Relics | Museum Of Colonial History
Looking back, I’m just going to say a trip to Lokoja needs to be done for the culture. Too much history there.
Located on Nos 7, Lugard Road in Lokoja sits the museum of colonial history. It goes without saying that it can be better maintained but let’s just push that aside for a minute. The museum is said to occupy what used to be the site of one of Lord Lugard’s senior staff quarters
Like its name implies, this museum is dedicated to preserving pictures, monuments and artifacts from the colonial era. The great thing about this museum is that the guide had no qualms about us taking pictures and making videos inside unlike the ones I have been to.
Upon entry, it doesn’t look like much and this is honestly because the conditions and state of the grounds are deplorable.
We were also told by the two
gentlemen we met there that they don’t open on Sundays and that the keys weren’t there even if they wanted to help us. This confused us because we couldn’t understand why a museum wouldn’t be open on a Sunday and a public holiday at that.
However, I realized this decision might have been made because there’s not a lot of people coming to the museum anyway.
After a bit of back and forth, the keys magically appeared and we were allowed to enter after paying a fee of N100 each.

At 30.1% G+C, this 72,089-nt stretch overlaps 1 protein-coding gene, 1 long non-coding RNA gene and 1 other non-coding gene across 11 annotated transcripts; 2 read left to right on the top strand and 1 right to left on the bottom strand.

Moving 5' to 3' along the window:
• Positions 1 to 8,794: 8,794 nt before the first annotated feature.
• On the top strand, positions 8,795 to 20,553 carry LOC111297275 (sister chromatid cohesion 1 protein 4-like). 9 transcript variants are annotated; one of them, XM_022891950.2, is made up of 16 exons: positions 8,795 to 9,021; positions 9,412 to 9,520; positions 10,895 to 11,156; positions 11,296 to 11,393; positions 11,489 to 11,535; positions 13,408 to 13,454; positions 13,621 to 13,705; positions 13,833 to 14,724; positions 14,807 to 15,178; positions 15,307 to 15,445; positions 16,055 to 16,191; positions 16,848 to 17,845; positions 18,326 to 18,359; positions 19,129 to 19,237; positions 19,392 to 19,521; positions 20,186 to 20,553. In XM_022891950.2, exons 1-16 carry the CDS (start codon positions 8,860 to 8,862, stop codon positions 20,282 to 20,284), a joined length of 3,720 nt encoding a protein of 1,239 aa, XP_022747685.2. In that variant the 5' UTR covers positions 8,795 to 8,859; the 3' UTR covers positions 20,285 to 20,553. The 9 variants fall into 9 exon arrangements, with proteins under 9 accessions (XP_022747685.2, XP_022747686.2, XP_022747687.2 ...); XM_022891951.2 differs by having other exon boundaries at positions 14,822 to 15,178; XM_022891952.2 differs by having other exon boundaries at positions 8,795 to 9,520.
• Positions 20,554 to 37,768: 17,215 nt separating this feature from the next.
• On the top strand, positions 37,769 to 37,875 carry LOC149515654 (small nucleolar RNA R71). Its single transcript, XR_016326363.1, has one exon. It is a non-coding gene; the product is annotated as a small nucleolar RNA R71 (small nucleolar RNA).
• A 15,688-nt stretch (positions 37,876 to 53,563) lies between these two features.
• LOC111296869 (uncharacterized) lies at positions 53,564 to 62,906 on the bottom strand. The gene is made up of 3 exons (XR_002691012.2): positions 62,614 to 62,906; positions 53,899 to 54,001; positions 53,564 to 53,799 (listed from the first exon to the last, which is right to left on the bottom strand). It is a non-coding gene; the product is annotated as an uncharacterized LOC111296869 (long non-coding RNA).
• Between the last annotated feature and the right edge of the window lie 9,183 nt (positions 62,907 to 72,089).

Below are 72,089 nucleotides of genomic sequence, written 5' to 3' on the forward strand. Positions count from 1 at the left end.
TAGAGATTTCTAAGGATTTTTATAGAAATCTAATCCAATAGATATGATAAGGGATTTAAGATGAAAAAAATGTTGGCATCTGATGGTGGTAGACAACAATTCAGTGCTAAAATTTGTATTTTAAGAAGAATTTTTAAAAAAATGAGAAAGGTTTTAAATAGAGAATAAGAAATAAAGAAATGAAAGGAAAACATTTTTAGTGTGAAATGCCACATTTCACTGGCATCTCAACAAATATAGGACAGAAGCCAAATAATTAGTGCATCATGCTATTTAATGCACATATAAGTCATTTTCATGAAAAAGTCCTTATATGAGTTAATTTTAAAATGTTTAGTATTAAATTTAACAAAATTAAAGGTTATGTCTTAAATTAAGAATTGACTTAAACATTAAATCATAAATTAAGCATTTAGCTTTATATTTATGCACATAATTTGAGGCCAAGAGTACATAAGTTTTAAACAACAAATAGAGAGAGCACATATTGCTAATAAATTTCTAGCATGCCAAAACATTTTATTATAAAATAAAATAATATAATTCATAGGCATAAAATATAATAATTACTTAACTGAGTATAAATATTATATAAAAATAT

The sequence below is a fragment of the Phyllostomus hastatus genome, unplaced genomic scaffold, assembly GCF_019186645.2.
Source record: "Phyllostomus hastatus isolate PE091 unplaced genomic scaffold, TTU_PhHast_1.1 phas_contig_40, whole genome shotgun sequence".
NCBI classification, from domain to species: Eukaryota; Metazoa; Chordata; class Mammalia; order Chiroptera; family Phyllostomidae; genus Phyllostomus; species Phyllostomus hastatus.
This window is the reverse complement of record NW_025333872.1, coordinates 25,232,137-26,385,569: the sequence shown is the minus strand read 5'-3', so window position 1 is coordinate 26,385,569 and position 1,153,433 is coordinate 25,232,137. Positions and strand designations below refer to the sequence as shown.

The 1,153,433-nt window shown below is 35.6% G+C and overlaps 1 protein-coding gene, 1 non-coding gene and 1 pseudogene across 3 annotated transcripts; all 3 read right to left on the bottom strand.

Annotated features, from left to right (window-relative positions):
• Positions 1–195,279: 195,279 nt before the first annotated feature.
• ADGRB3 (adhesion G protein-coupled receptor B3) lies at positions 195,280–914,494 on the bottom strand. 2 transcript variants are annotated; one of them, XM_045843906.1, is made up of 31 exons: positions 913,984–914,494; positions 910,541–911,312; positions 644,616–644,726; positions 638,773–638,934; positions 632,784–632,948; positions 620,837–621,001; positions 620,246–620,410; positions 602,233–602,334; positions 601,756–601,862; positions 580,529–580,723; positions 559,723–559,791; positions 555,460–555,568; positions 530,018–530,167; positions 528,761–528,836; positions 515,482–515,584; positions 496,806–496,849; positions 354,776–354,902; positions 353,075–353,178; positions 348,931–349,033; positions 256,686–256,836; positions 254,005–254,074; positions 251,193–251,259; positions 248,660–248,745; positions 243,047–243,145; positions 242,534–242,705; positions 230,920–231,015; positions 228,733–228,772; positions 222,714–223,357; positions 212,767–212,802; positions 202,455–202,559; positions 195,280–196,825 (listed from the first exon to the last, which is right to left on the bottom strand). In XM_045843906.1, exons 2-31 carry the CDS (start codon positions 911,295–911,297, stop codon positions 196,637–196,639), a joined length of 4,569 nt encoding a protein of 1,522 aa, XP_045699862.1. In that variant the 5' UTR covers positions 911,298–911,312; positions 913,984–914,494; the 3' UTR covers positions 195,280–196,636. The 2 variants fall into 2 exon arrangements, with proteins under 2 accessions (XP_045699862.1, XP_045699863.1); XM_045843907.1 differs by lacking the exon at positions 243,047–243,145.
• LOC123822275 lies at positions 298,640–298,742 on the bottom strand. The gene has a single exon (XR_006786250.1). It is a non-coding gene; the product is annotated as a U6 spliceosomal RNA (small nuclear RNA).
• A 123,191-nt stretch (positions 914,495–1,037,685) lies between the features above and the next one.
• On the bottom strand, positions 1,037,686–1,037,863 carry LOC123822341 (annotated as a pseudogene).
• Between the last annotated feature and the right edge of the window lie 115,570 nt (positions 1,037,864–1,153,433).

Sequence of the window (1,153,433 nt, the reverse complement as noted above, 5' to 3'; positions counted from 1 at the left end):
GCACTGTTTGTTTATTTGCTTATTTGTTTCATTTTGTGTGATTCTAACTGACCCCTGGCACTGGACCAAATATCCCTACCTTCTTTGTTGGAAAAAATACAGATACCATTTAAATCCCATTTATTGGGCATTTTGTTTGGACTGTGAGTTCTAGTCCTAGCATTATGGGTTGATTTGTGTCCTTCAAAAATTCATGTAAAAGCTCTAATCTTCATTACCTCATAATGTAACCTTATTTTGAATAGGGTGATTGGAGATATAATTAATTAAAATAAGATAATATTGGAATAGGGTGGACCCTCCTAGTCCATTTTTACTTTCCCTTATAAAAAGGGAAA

The grounds have relics such as a canon, items used during the colonial era on the boats, busts especially those of Lord Lugard and a souvenir shop that was closed too.
Inside the museum building itself is a gallery exhibition tagged ‘The Making of Nigeria‘ and its is split into 4 different sections – ‘Pre colonial’, ‘Birth of Nigeria/towards independence’, ‘First Republic/Military Regime’ and ‘Lokoja’.
There was no light when we got in so we had to use our phones as torch lights. Inside the museum is dark with hardly any natural light coming in.
The galleries show the many important faces that shaped Nigeria. From our colonial masters to the military leaders. It also depicts a bit of traditional life before colonization.
It was interesting to read and see the many facets that contributed to Nigeria today. However, it was disheartening to see that nothing is being invested in this museum to keep it functional. The museum is a wealth of history and needs to be kept in better conditions.
We hope the government or an individual interested in entering into some partnership with our leaders steps up and does something before everything is lost forever.
I’m almost sure all the leaders who fought for our independence and even our colonial leaders are rolling in their graves at how awful our maintenance culture has become.
Did you know such a museum existed in Nigeria?
If yes, have you visited and what did you think?
If you haven’t, do you think you’ll be stopping there while you’re in Lokoja?
*Reviews are based on opinions and personal experiences, and may differ from person to person
*prices written are based on the time the visit was made and is subject to change by the owners.